"What we have tried to accomplish," said the Secretary of State on returning from the first Brussels meeting of the North Atlantic Treaty Council—the British, French, Belgian, Dutch, and all the other North Atlantic Treaty nations—"what we have tried to accomplish has been in the light of a clear conception which we have all held. That is that the security of each one of us is tied up with the security of all of us, and therefore strength and security is a common problem and a common task. So far as the United States is concerned, that is a really national policy."

Mr. Acheson made that statement at a press conference on December 22,1950. That was the beginning of the first officially organized evangel of fear to which the American mind was ever exposed.

A year later Senator Flanders was saying: "Fear is felt and spread by the Department of Defense in the Pentagon. In part, the spreading of it is purposeful.

Faced with what seem to be enormous armed forces aimed against us, we can scarcely expect the Department of Defense to do other than keep the people in a state of fear so that they will be prepared without limit to furnish men and munitions Another center from which fear is spread throughout our people is the State Department. Our diplomacy has gone on the defensive.

The real dependence of the State Department is in arms, armies and allies. There is no confidence left in anything except force. The fearfulness of the Pentagon and that of the State Department complement and reinforce each other."

Senator Flanders missed the point.

Empire must put its faith in arms.

Fear at last assumes the phase of a patriotic obsession.

It is stronger than any political party. Any candidate for office who trifles with its basic conviction will be scourged. The basic conviction is simple. We cannot stand alone. A capitalistic economy, though it possesses half the industrial power of the whole world, cannot defend its own hemisphere. It may be able to save the world; alone it cannot save itself. It must have allies.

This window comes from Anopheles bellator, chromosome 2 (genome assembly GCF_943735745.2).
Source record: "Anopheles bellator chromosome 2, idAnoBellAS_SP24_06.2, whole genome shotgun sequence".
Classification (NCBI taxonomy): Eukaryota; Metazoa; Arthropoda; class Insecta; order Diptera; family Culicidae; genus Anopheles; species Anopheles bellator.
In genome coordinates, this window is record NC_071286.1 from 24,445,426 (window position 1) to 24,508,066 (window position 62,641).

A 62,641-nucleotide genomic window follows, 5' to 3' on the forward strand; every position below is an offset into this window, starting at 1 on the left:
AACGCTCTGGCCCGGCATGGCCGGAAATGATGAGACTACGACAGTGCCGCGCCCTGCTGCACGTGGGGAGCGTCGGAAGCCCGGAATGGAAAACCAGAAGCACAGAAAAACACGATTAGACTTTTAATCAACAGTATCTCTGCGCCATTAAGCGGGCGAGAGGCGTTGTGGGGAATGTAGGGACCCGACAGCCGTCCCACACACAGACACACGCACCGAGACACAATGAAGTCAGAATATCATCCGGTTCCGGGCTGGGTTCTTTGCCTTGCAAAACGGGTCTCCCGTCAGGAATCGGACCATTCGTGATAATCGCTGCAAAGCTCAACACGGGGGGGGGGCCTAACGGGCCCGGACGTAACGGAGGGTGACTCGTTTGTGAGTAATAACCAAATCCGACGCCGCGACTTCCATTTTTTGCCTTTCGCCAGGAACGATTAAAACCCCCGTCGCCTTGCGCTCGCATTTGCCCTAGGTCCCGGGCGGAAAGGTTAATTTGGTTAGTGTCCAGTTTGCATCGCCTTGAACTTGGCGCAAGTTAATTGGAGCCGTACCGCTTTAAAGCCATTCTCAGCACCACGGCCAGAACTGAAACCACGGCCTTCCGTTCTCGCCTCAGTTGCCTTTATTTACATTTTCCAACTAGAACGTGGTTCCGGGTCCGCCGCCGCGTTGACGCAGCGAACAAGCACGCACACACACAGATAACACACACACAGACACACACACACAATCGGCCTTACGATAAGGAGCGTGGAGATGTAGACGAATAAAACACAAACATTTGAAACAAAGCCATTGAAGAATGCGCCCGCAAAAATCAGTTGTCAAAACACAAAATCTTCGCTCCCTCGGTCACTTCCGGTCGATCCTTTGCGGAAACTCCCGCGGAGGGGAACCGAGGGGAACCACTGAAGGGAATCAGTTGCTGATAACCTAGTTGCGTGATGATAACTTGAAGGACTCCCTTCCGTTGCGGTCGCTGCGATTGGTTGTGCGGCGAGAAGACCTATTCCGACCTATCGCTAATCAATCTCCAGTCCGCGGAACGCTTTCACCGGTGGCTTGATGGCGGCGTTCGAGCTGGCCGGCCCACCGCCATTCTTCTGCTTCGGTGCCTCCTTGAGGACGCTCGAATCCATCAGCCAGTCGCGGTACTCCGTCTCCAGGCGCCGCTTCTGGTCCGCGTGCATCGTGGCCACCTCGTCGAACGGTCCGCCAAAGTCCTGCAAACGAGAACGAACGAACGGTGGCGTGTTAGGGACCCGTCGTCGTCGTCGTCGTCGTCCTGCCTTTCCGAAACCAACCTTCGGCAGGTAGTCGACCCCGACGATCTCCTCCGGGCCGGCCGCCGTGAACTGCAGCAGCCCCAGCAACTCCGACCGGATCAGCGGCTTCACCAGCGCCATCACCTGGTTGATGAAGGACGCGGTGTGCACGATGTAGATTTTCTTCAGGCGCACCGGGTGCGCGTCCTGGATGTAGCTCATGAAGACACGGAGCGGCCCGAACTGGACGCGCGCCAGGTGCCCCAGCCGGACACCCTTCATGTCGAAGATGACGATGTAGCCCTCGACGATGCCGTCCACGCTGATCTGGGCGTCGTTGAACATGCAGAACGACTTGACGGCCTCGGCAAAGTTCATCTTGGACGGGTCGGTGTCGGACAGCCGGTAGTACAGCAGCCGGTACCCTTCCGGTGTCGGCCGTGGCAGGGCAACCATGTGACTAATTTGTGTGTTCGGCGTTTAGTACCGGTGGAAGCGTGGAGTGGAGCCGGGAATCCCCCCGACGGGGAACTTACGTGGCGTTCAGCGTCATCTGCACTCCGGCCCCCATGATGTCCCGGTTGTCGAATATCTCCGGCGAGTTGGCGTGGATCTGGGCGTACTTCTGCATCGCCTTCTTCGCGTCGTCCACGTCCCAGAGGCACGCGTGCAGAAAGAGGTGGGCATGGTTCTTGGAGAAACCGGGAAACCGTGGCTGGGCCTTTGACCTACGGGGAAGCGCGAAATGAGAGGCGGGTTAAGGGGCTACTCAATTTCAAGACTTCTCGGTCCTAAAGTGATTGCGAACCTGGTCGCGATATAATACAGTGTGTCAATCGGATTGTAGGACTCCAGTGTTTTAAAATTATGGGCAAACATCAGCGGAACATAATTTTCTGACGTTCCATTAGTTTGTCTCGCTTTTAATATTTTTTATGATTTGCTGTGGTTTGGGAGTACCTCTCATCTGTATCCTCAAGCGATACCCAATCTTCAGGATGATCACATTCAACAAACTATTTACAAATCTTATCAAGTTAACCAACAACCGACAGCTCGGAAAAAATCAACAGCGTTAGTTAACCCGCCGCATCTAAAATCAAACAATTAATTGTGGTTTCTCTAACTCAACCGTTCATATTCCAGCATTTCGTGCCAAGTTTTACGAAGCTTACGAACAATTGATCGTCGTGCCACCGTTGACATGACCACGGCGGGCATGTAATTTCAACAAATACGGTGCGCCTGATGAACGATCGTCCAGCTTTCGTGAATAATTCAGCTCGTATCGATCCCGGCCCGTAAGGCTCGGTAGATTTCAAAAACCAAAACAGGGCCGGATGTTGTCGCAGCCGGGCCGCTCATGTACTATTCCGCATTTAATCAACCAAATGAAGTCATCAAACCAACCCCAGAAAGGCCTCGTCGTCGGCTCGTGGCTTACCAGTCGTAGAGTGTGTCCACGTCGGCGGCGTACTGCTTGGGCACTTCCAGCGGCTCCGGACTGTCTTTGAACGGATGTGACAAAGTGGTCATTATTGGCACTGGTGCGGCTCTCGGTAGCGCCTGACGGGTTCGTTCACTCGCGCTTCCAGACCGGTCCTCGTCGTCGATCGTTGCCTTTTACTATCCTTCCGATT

Fortunately, it is able to buy them, bribe them, arm them, feed and clothe them; it may cost us more than we can afford, yet we must have them or perish. This voice of fear is the voice of government.

Thus the historic pattern completes itself. No Empire is secure in itself; its security is in the hands of its allies.

At the end of World War II General Marshall, then Chief of Staff, reported to the President, saying: "The security of the United States now is in its own hands."

We had won the war and were coming home. Five years later, as Secretary of Defense, he was returning American troops and American armament to Europe as our contribution to an international army which, it might be hoped, would defend the security of the United States somewhere between the river Rhine and the Pyrenees.